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Mental Health and Going Back to School: Dealing with the Transition

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Mental Health and Going Back to School: Dealing with the Transition

With millions of college students across the country returning to school, many people are wondering how they’re going to handle the return to in person learning. And as COVID-19 continues to affect campus communities across the country, it can be difficult for students to navigate the mental health challenges while managing their academic careers. For students juggling mental health and going back to school stress, here are some tips to stay mentally well during the transition back to school.

Finding Peace of Mind During COVID-19

One of the biggest reasons for returning students to be anxious about the upcoming school year is the fear of COVID-19 infection—especially for those who are already dealing with health problems of their own. When figuring out how to stay safe when returning to the classroom, it’s important to pay attention to the guidelines put out by the Centers for Disease Control and Prevention. Though the rules may change from school to school, following these regulations will minimize your chances of catching COVID-19 from person-to-person transmission.

  • Get vaccinated: Getting vaccinated is the most effective tool to protect your health and prevent the spread of disease. The COVID-19 vaccines used in the U.S. are safe, free, and highly effective, including against known variants.
  • Wash your hands frequently: Especially after blowing your nose, touching commonly used surfaces, or having physical contact with another person.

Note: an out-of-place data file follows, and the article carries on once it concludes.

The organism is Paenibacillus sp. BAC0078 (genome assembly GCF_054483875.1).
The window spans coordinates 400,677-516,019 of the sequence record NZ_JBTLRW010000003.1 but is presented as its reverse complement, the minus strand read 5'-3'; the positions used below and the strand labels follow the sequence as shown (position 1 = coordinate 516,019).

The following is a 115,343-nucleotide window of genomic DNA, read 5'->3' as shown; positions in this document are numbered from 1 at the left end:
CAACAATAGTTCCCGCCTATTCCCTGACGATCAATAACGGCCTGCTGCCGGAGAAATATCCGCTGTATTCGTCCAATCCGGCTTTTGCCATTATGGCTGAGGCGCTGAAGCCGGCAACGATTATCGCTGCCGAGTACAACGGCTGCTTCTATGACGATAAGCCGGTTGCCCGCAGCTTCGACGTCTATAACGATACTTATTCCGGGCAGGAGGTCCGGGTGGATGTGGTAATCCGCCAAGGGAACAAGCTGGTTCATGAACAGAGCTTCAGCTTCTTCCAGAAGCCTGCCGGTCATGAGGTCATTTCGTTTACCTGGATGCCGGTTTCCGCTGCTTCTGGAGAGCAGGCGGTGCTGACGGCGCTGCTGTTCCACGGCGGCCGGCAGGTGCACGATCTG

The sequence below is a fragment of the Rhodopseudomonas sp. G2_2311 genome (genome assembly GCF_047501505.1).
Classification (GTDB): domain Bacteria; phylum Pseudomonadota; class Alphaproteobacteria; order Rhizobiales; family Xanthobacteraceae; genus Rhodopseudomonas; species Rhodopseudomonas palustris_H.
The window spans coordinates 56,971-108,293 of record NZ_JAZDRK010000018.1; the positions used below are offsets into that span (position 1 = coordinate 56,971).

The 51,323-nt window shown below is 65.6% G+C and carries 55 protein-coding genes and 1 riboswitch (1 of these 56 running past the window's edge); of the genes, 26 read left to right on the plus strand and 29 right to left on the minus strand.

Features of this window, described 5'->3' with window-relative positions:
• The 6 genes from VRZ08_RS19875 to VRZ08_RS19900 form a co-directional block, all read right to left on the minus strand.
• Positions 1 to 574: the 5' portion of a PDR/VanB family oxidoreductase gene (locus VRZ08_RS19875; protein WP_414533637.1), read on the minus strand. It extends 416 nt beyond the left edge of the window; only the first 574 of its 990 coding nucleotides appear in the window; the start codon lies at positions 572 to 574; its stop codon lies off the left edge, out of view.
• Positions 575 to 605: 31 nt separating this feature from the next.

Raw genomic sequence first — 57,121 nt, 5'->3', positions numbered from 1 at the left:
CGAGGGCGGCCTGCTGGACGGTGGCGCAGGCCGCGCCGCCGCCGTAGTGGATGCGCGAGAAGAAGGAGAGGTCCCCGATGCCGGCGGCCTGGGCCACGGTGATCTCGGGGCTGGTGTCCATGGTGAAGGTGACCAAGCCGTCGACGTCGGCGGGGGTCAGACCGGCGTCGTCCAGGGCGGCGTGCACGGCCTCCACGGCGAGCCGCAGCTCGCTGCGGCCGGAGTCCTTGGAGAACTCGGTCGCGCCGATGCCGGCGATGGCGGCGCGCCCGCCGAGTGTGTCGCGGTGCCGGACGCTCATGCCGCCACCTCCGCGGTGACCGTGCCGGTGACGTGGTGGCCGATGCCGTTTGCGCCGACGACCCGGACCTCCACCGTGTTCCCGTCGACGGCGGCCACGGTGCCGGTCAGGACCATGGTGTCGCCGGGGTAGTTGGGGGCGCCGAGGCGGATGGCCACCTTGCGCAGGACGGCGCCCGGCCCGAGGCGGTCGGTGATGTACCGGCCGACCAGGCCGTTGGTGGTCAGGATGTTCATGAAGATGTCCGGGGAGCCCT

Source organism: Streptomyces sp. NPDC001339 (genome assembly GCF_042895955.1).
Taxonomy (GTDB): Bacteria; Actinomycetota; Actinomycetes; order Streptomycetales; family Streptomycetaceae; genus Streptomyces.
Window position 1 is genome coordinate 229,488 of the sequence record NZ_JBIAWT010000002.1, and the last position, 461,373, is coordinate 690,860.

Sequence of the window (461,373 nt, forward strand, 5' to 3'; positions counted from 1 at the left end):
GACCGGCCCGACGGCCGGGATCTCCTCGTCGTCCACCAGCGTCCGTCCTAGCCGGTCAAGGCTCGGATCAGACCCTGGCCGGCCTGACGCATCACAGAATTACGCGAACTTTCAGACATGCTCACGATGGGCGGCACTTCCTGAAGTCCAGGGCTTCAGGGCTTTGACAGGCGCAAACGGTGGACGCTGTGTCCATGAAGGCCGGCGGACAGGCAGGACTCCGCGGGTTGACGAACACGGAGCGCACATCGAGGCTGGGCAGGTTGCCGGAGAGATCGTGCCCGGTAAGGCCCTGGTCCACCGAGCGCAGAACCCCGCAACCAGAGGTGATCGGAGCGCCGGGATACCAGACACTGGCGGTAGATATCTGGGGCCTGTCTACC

• Wear masks: Face masks help prevent person-to-person transmission, especially in indoor areas.

Dealing with Mental Health Challenges

It’s important for students to be aware of the mental health challenges that come with attending school during a pandemic beyond the risk of infection. Figuring out how to manage anxiety and tolerate uncertainty are important skills for everyone, but for students, who have to deal with the stress of managing their mental health and going back to school, they’re even more essential. Among other things, anxiety typically causes serious behavioral health issues which, if left untreated, can turn into panic attacks, feelings of depression and isolation, and other mental health issues. There’s no one-size-fits-all solution for anxiety, but there are some general strategies you can customize to manage your specific challenges.

Balance Mental Health and Going Back to School Worries

Dealing with Mental Health Challenges

Uncertainty can be a big trigger for anxiety, and uncertainty is the only certainty this school year. Students may struggle to feel certain about any plans they make when nobody knows how the pandemic will develop over the course of fall and winter.

The American Psychological Association’s “Stress in America” poll showed that nearly two-thirds of Americans cited “uncertainty about the future” as a significant source of stress. And given how uncertain the safety of schools and universities has been, students should be particularly aware of managing stress to balance mental health and going back to school stress. When thinking about the future starts to feel overwhelming, remember these basic tips to help manage COVID anxiety.